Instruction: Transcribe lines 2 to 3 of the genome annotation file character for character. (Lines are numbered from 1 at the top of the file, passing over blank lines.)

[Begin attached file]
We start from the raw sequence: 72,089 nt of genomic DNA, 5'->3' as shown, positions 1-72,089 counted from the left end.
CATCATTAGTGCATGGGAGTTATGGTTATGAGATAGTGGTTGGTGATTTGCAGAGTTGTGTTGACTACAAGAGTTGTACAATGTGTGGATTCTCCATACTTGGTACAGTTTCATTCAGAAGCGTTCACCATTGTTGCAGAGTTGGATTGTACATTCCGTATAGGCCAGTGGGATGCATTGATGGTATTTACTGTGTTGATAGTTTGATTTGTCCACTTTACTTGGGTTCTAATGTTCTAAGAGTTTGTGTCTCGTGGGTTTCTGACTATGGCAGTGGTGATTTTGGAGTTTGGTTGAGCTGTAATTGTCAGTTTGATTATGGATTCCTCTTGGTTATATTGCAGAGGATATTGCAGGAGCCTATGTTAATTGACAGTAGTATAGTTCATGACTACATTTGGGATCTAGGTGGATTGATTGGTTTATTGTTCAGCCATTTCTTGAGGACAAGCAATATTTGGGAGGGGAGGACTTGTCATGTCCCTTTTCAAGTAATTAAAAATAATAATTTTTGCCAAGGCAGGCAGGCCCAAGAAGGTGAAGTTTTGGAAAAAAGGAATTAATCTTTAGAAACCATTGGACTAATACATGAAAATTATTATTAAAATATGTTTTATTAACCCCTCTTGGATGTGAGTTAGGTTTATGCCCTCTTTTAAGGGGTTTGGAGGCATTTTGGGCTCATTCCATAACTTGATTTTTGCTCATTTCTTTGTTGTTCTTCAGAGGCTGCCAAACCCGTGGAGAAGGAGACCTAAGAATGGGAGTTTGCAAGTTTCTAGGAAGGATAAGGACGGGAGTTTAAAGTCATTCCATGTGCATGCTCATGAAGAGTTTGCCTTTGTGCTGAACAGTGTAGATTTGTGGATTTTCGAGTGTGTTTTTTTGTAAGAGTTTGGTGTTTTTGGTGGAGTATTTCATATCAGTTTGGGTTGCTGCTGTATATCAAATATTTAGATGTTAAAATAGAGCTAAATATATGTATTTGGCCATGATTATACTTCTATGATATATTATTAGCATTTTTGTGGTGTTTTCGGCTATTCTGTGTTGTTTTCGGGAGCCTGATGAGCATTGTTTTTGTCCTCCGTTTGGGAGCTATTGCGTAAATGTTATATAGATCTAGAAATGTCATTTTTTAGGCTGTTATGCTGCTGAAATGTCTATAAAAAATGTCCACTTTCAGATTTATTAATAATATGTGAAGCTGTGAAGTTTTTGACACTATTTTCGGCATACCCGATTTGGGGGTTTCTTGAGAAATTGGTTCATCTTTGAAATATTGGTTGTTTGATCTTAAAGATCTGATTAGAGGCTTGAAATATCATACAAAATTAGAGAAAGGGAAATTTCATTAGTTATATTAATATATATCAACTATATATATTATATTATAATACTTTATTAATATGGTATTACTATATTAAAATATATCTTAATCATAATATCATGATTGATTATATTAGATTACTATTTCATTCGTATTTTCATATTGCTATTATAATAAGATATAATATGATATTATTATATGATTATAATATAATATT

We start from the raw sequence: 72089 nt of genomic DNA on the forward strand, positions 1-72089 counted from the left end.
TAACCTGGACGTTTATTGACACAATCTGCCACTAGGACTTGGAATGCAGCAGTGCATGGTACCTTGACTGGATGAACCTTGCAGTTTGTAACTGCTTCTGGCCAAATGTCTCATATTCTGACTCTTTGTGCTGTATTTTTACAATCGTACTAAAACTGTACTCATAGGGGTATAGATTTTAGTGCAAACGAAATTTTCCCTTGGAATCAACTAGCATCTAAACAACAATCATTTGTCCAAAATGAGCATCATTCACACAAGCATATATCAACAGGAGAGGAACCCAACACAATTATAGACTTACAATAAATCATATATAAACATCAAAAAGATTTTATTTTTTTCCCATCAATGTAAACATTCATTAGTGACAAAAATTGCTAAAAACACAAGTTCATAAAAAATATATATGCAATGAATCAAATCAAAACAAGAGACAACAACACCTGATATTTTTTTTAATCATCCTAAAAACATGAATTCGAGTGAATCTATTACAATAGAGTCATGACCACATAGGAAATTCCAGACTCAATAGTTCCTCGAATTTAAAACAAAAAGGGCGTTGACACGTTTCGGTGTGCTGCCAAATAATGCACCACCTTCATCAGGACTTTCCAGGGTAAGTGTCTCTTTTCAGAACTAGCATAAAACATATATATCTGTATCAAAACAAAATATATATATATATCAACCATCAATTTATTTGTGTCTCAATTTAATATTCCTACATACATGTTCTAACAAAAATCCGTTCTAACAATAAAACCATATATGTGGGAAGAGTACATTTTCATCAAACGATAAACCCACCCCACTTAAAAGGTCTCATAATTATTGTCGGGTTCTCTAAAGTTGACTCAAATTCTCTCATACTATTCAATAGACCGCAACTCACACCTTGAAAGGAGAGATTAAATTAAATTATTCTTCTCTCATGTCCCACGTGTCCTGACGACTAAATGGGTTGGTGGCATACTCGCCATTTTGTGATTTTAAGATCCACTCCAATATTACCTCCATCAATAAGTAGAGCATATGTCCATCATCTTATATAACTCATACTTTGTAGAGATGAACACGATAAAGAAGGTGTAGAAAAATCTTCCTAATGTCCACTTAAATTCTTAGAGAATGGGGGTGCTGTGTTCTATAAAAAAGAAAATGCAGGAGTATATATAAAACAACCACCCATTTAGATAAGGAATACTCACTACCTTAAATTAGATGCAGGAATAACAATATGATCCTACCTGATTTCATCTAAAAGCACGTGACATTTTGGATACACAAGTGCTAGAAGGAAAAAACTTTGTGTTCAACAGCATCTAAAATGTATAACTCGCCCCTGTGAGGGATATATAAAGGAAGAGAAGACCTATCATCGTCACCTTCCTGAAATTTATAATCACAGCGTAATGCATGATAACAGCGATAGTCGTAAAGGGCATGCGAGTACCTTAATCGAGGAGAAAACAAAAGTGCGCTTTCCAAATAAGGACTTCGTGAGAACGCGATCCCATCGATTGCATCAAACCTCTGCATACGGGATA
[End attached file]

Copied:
CATCATTAGTGCATGGGAGTTATGGTTATGAGATAGTGGTTGGTGATTTGCAGAGTTGTGTTGACTACAAGAGTTGTACAATGTGTGGATTCTCCATACTTGGTACAGTTTCATTCAGAAGCGTTCACCATTGTTGCAGAGTTGGATTGTACATTCCGTATAGGCCAGTGGGATGCATTGATGGTATTTACTGTGTTGATAGTTTGATTTGTCCACTTTACTTGGGTTCTAATGTTCTAAGAGTTTGTGTCTCGTGGGTTTCTGACTATGGCAGTGGTGATTTTGGAGTTTGGTTGAGCTGTAATTGTCAGTTTGATTATGGATTCCTCTTGGTTATATTGCAGAGGATATTGCAGGAGCCTATGTTAATTGACAGTAGTATAGTTCATGACTACATTTGGGATCTAGGTGGATTGATTGGTTTATTGTTCAGCCATTTCTTGAGGACAAGCAATATTTGGGAGGGGAGGACTTGTCATGTCCCTTTTCAAGTAATTAAAAATAATAATTTTTGCCAAGGCAGGCAGGCCCAAGAAGGTGAAGTTTTGGAAAAAAGGAATTAATCTTTAGAAACCATTGGACTAATACATGAAAATTATTATTAAAATATGTTTTATTAACCCCTCTTGGATGTGAGTTAGGTTTATGCCCTCTTTTAAGGGGTTTGGAGGCATTTTGGGCTCATTCCATAACTTGATTTTTGCTCATTTCTTTGTTGTTCTTCAGAGGCTGCCAAACCCGTGGAGAAGGAGACCTAAGAATGGGAGTTTGCAAGTTTCTAGGAAGGATAAGGACGGGAGTTTAAAGTCATTCCATGTGCATGCTCATGAAGAGTTTGCCTTTGTGCTGAACAGTGTAGATTTGTGGATTTTCGAGTGTGTTTTTTTGTAAGAGTTTGGTGTTTTTGGTGGAGTATTTCATATCAGTTTGGGTTGCTGCTGTATATCAAATATTTAGATGTTAAAATAGAGCTAAATATATGTATTTGGCCATGATTATACTTCTATGATATATTATTAGCATTTTTGTGGTGTTTTCGGCTATTCTGTGTTGTTTTCGGGAGCCTGATGAGCATTGTTTTTGTCCTCCGTTTGGGAGCTATTGCGTAAATGTTATATAGATCTAGAAATGTCATTTTTTAGGCTGTTATGCTGCTGAAATGTCTATAAAAAATGTCCACTTTCAGATTTATTAATAATATGTGAAGCTGTGAAGTTTTTGACACTATTTTCGGCATACCCGATTTGGGGGTTTCTTGAGAAATTGGTTCATCTTTGAAATATTGGTTGTTTGATCTTAAAGATCTGATTAGAGGCTTGAAATATCATACAAAATTAGAGAAAGGGAAATTTCATTAGTTATATTAATATATATCAACTATATATATTATATTATAATACTTTATTAATATGGTATTACTATATTAAAATATATCTTAATCATAATATCATGATTGATTATATTAGATTACTATTTCATTCGTATTTTCATATTGCTATTATAATAAGATATAATATGATATTATTATATGATTATAATATAATATT

We start from the raw sequence: 72089 nt of genomic DNA on the forward strand, positions 1-72089 counted from the left end.